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Livestrong Foundation charts post-Armstrong course

Published on NewsOK Modified: February 28, 2013 at 5:27 pm •  Published: February 28, 2013

The charity will monitor the sales of the bracelets this year to see if fundraising will be affected by Armstrong's departure, she said. Though she didn't have immediate figures, she noted that sales of the bracelets peaked in the few years after their launch.

"The foundation is charting its own course without the founder since its inception," she said in an interview. "It's a challenge. It might be a rocky road in 2013. But we are thinking in terms of the next five years."

There has been no indication, she said, that donors are distancing themselves from the charity, which raised $48 million in 2012. That was 2 or 3 percent less than fundraising in 2011 but consistent with slight dropoffs other foundations saw in a still-struggling economy, she said.

The cyclist created the organization — originally called the Lance Armstrong Foundation — in Austin, Texas, in 1997 while he was being treated for testicular cancer that had spread to his brain and lungs. Doctors gave him 50-50 odds of surviving.

Throughout his career, Armstrong always denied drug use, but earlier this year, he admitted during an interview with Oprah Winfrey that he used performance-enhancing drugs.

He told Winfrey that leaving Livestrong was the most "humbling" experience after the revelations about his drug use broke.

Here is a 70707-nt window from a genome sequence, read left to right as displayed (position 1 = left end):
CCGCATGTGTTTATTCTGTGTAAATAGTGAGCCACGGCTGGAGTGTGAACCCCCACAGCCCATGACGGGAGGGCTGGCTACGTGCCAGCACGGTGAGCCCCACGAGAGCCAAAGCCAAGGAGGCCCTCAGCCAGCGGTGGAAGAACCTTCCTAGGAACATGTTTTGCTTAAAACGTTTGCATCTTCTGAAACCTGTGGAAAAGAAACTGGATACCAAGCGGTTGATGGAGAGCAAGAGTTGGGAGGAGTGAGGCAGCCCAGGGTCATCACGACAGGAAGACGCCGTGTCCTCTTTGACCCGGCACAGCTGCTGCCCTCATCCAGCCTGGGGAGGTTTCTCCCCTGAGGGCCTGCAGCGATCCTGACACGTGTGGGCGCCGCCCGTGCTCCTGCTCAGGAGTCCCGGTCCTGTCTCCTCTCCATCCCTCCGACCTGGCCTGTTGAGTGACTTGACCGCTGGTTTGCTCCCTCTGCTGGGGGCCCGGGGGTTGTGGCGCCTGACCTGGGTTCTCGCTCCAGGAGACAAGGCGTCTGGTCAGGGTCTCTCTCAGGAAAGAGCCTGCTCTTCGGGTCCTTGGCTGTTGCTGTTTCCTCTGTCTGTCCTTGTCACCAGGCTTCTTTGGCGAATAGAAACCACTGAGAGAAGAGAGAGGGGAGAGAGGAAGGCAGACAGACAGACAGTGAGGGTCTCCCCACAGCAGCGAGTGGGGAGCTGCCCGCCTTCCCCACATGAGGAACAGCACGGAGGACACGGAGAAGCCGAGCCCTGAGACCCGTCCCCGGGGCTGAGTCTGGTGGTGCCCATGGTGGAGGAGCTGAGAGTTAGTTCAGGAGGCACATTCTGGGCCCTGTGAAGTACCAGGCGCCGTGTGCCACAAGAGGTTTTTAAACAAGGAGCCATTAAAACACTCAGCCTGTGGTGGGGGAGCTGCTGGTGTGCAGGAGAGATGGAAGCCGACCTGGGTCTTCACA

"I wouldn't at all say forced out, told to leave," he told Winfrey about Livestrong. "I was aware of the pressure. But it hurt like hell.

"That was the lowest," Armstrong said. "The lowest."

In an interview later Thursday, Miller said Armstrong wasn't formally asked to resign after admitting the use of performance-enhancing drugs. It wasn't even clear, he added, that there was a provision in the organization's bylaws to ask the founder to leave.

"It ultimately had to be his decision," he said.

During his time as chairman, Armstrong was the biggest single donor to the foundation, and Miller declined to say if Armstrong might continue to contribute or whether — at some point — he could be asked to play a role in the charity again.

But when asked if Livestrong would ever seek a new celebrity to be its face, he was quick to answer.

"No. ... We won't go that route," he said. "It's risky for any organization to have one person as a spokesman — to put all your eggs in one basket. If something happens to that person, you're in trouble."


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